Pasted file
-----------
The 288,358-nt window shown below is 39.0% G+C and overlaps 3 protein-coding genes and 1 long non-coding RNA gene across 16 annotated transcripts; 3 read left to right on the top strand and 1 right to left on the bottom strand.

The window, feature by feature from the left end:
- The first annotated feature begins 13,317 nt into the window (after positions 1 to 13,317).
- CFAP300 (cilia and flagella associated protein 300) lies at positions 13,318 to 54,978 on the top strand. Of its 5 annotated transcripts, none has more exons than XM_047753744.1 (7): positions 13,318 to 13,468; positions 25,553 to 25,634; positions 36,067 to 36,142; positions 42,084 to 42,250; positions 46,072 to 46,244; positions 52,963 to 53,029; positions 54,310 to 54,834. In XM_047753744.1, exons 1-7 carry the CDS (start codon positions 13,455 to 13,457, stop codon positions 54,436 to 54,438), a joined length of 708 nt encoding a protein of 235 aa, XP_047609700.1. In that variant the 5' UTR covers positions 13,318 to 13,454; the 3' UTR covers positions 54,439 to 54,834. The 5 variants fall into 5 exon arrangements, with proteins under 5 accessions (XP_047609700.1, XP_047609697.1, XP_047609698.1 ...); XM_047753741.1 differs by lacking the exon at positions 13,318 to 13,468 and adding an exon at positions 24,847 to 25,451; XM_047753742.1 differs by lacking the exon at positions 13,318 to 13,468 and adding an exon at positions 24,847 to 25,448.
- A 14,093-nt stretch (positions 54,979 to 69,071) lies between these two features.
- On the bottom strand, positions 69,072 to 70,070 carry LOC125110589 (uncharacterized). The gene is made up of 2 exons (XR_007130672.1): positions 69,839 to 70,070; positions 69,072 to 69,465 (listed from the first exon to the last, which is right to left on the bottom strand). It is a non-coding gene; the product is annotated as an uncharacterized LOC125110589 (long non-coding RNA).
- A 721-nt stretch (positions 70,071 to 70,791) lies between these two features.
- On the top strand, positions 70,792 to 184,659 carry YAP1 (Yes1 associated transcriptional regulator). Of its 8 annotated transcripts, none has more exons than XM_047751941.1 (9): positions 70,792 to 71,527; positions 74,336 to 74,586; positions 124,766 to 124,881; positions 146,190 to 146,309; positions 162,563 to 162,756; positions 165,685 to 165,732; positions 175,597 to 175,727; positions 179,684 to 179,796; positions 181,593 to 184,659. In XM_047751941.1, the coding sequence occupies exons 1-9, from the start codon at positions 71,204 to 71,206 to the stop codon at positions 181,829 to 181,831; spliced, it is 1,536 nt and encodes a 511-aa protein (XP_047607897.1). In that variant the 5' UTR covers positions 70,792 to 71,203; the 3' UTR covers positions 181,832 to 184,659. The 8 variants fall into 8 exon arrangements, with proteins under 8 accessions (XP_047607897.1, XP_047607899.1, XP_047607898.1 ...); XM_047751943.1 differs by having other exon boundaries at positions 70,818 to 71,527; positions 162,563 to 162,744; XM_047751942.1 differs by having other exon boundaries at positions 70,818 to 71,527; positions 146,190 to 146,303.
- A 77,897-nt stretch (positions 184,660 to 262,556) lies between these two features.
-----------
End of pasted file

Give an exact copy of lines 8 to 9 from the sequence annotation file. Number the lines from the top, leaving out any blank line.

- On the top strand, positions 70,792 to 184,659 carry YAP1 (Yes1 associated transcriptional regulator). Of its 8 annotated transcripts, none has more exons than XM_047751941.1 (9): positions 70,792 to 71,527; positions 74,336 to 74,586; positions 124,766 to 124,881; positions 146,190 to 146,309; positions 162,563 to 162,756; positions 165,685 to 165,732; positions 175,597 to 175,727; positions 179,684 to 179,796; positions 181,593 to 184,659. In XM_047751941.1, the coding sequence occupies exons 1-9, from the start codon at positions 71,204 to 71,206 to the stop codon at positions 181,829 to 181,831; spliced, it is 1,536 nt and encodes a 511-aa protein (XP_047607897.1). In that variant the 5' UTR covers positions 70,792 to 71,203; the 3' UTR covers positions 181,832 to 184,659. The 8 variants fall into 8 exon arrangements, with proteins under 8 accessions (XP_047607897.1, XP_047607899.1, XP_047607898.1 ...); XM_047751943.1 differs by having other exon boundaries at positions 70,818 to 71,527; positions 162,563 to 162,744; XM_047751942.1 differs by having other exon boundaries at positions 70,818 to 71,527; positions 146,190 to 146,303.
- A 77,897-nt stretch (positions 184,660 to 262,556) lies between these two features.